Recently, there have been obstacles thrown in the way of the FCC's Mack truck of a rule. The Senate Appropriations Committee has blocked the implementation of the new policy. The unanimous Committee approval of the Fiscal Year 2004 Commerce, Justice, State, and Judiciary Appropriations bill was a strong endorsement of media diversity. The Committee's action follows the House of Representatives vote on July 23, 400-21, to pass the Fiscal Year 2004 Commerce-Justice-State Appropriations bill. As part of that legislation, the House also would prohibit the Federal Communications Commission from implementing this policy allowing for media consolidation.

But the Congress is not the only branch of government involved in this issue. The United States Court of Appeals for the Third Circuit issued a surprise order on September 3, blocking the Federal Communications Commission from imposing its new rules just one day before those rules were slated to take effect.

"Given the magnitude of this matter and the public's interest in reaching the proper resolution, a stay is warranted pending thorough and efficient judicial review," the court concluded in the case.

Indeed, it is my hope that, with such growing opposition, the Administration and the Federal Communications Commission will abandon such an ill-advised policy.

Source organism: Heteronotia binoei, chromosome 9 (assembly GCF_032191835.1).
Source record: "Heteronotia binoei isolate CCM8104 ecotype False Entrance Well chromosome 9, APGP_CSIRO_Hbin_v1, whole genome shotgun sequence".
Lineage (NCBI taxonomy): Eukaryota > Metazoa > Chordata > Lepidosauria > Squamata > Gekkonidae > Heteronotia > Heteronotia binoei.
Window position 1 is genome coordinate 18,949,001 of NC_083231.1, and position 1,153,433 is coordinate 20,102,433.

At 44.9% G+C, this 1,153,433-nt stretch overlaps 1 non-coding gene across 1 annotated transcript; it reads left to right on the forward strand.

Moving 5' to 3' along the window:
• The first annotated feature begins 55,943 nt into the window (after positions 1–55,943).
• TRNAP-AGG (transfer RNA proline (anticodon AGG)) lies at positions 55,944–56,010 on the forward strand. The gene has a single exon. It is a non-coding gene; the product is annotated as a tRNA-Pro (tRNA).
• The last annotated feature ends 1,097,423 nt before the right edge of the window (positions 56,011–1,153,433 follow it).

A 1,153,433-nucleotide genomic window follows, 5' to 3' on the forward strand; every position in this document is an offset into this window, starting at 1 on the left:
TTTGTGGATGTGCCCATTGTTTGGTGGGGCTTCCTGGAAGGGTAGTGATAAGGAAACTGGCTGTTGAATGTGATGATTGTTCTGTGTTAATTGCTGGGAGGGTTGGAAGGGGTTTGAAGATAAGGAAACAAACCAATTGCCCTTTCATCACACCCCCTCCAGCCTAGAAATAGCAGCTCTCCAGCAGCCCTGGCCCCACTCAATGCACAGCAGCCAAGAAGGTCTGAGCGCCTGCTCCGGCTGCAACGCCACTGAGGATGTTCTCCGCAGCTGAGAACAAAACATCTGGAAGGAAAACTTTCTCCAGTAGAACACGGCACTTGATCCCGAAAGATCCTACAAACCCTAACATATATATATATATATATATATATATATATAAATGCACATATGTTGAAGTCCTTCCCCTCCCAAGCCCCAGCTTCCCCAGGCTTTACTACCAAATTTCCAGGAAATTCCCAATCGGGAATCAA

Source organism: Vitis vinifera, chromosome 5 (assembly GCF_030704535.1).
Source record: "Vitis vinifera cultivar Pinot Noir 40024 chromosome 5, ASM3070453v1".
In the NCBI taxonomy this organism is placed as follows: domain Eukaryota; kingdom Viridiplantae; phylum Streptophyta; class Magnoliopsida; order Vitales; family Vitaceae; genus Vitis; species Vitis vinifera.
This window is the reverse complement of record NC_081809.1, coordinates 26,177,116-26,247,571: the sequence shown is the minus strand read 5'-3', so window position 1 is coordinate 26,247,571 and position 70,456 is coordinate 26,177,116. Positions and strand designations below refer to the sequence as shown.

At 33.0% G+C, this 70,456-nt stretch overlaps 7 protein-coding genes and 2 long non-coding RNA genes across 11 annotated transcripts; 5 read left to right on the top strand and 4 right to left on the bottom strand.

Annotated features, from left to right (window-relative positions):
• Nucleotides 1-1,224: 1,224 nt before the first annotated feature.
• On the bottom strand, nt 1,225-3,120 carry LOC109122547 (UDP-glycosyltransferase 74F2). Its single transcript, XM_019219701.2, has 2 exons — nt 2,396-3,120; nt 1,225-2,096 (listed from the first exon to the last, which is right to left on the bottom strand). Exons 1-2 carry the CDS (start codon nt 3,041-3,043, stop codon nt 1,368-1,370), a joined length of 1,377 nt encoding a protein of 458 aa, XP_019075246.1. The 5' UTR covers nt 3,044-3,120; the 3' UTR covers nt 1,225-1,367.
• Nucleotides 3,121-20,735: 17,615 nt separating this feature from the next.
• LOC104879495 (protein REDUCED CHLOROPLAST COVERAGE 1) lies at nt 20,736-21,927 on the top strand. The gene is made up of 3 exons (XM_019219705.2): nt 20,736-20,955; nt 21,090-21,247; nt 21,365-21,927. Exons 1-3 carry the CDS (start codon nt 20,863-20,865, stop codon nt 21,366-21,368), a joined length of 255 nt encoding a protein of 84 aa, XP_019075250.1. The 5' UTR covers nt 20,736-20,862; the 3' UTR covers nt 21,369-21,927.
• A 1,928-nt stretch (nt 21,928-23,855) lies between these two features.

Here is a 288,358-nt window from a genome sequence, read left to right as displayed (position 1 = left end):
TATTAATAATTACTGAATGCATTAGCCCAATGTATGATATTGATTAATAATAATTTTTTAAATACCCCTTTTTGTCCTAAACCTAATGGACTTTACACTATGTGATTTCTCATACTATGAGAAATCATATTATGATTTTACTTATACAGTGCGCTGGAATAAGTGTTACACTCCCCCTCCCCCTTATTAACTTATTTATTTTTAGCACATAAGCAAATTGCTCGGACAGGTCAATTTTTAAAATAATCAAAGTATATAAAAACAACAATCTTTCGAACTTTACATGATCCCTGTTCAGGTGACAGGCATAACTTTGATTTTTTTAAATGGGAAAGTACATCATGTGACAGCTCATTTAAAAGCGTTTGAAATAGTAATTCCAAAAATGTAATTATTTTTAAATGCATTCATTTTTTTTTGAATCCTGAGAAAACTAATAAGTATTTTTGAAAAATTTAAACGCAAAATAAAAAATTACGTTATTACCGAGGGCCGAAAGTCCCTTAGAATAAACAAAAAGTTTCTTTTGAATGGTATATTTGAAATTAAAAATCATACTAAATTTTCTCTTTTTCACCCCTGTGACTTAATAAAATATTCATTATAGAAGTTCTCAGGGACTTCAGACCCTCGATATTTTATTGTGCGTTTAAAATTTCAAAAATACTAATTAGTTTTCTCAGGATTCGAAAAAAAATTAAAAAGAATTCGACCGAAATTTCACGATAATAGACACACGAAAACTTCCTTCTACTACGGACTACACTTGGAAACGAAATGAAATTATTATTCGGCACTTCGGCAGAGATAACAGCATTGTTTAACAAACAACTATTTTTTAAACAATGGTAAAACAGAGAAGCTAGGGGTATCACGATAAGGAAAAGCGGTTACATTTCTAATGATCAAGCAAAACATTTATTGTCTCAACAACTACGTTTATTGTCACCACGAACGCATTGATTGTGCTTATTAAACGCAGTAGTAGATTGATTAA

I have often said that as long as there is a forum in which questions can be asked by men and women who do not stand in awe of a chief executive and one can speak as long as one's feet will allow one to stand, the liberties of the American people will be secure. That forum is this Senate. But the same can be said of the news media -- the newspapers, radio stations, television stations, and other outlets that provide information that is important to the lives of all Americans. That freedom, that unbiased coverage, is a key of this Republic. Without it, the American people can be led to disaster without so much as a whisper. Their freedoms can be trampled; their rights can be subverted.

In his speech in Chicago in 1958, Mr. Murrow offered a challenge to his colleagues. "Just once in a while, let us exalt the importance of ideas," he said. "Let us dream to the extent of saying that, on a given Sunday night, the time ...occupied by Ed Sullivan is given over to a ... survey of the state of American education [or] the time normally used by Steve Allen is devoted to a thoroughgoing study of American policy in the Middle East."

While Ed Sullivan and Steve Allen are not with us anymore, the need for responsibility that Mr. Murrow called for among his colleagues in the news industry clearly still remains with us today.